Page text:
Making Sense of Grades
In this edition of Education Canada we look at our assessment practices, with a special focus on the thorny issue of grading. What are grades for and what do they actually tell us? How accurate are they, really? What are the alternatives? And what is the effect of grading on student learning?
Having a bright son with ADHD opened my eyes to some of the real difficulties with grading. He was admittedly tough to assess because of the inconsistencies in his performance. But what were we to make, for example, of the fact that he scored just shy of 80 percent on a Macbeth essay, yet failed the essay assignment? How was that even possible? Well, the assignment included a lot of preparatory and presentation requirements (the bane of any student with ADHD), and the value given to these materials actually outweighed the essay itself. His attention to these details was sketchy. According to the grading scheme, the fail was legit. But it did not reflect either his understanding of the play or his writing ability.
So what a grade should actually measure is one of the first big questions in grading – and the more complex the learning task, the more grading becomes a tricky exercise in judgment. Ken Draayer recounts his struggle to define and measure quality in composition, and to encourage students to strive for improvement. Swedish researcher Eva Hartel discusses the value of comparative judgment and exemplars in helping to arrive at a shared understanding of quality work. Chris DeLuca and his colleagues examine grading practices across Canada, including the complex factors that go into assigning a grade. Another sticky wicket is the fact that grade-based college/university admission requirements make it difficult to change traditional grading practices at the secondary school level. David Burns and his colleagues share their learning from a pilot project in Burnaby, B.C., using portfolio-based university admission as an alternative to grades. Our web exclusive articles consider the use of student self-assessment of “work habits” (Stefan Merchant) and the relevance of knowledge acquisition in the internet age (Myron Dueck).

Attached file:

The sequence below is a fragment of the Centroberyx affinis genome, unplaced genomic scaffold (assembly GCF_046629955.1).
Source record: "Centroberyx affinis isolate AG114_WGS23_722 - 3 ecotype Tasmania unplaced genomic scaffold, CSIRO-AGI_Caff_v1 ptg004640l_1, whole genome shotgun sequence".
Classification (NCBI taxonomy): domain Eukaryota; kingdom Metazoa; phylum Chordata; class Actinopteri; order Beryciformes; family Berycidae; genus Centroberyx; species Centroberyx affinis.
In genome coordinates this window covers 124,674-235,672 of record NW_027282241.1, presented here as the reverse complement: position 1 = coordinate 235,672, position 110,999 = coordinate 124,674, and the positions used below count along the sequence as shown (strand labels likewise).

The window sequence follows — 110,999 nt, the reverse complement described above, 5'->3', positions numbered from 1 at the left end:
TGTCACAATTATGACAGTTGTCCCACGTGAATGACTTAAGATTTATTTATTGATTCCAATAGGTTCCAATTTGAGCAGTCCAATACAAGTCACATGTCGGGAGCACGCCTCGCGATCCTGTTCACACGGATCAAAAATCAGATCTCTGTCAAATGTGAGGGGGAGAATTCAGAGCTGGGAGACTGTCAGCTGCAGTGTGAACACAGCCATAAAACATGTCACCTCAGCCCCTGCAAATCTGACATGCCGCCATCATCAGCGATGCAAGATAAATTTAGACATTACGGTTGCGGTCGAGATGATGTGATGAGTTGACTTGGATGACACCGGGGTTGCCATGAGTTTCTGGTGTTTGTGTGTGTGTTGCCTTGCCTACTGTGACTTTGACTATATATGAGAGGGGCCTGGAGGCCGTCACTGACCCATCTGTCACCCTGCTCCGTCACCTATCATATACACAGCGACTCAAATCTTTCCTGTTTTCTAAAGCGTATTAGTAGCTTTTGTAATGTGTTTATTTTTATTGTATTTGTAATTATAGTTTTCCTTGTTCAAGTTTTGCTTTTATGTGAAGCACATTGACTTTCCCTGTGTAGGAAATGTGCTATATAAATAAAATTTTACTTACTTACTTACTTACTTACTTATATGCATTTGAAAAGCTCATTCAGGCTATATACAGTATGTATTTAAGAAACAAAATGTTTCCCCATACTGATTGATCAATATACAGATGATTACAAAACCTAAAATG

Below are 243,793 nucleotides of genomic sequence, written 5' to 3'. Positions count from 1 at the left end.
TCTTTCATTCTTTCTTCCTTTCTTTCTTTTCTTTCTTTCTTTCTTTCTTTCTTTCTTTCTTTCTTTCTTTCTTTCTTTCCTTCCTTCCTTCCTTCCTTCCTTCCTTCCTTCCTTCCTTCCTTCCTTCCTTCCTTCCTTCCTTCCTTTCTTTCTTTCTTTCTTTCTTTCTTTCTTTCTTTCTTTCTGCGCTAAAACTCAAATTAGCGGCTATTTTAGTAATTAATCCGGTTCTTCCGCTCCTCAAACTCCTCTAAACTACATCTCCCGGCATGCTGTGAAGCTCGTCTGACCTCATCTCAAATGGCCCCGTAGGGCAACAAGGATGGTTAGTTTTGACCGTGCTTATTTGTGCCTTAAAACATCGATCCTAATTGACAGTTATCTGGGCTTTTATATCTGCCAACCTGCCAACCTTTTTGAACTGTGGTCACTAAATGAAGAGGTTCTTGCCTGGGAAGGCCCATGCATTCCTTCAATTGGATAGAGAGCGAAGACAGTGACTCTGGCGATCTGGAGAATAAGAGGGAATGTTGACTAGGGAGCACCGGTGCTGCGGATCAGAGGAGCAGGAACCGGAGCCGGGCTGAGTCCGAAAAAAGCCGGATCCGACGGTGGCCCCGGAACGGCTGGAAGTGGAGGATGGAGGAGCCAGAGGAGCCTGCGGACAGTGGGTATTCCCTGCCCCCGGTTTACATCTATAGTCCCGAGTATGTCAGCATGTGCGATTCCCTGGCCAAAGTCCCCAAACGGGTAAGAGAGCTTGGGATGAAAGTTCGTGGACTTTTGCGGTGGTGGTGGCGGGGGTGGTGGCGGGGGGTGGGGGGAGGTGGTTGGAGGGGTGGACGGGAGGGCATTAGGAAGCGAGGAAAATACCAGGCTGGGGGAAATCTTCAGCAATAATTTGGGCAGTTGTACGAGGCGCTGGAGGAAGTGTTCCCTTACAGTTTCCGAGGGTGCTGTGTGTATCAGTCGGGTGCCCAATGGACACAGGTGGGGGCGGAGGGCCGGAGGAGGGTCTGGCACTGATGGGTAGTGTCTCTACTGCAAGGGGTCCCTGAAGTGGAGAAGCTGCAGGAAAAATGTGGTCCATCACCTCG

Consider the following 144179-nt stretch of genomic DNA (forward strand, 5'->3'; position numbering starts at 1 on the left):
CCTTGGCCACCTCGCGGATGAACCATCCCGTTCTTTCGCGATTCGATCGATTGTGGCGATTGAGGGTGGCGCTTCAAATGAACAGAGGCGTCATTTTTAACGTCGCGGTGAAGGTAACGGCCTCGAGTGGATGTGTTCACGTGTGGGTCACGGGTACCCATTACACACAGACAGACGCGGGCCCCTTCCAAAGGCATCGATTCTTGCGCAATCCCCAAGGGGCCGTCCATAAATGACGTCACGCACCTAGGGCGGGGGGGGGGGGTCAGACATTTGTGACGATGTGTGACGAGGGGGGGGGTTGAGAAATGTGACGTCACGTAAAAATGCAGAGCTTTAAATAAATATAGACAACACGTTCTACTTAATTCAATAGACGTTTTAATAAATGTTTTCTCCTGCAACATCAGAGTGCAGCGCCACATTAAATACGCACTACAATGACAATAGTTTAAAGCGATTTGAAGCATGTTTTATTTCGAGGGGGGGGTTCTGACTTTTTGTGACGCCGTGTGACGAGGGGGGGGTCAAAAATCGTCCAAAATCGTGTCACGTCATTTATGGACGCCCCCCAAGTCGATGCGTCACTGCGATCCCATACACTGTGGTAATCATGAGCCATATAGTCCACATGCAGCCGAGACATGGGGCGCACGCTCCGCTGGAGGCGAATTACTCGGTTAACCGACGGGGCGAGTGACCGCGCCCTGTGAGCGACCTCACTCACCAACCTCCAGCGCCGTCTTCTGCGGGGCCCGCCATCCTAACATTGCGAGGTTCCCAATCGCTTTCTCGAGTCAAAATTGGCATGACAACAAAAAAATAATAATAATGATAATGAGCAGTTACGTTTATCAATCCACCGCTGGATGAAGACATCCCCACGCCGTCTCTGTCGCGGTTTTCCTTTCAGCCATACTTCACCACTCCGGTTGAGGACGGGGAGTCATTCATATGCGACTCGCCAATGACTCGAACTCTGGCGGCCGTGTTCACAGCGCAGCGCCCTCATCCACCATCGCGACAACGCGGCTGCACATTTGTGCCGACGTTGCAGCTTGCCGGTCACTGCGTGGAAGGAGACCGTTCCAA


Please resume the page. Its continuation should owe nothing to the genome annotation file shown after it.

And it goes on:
Whether used as a learning tool or as admission criteria to an elite program of study, assessment and grading practices have a significant impact on our students and on our education systems. This issue challenges us to rethink how we can evaluate learning in a fair and equitable way for all students.
Photo: Dave Donald
First published in Education Canada, March 2019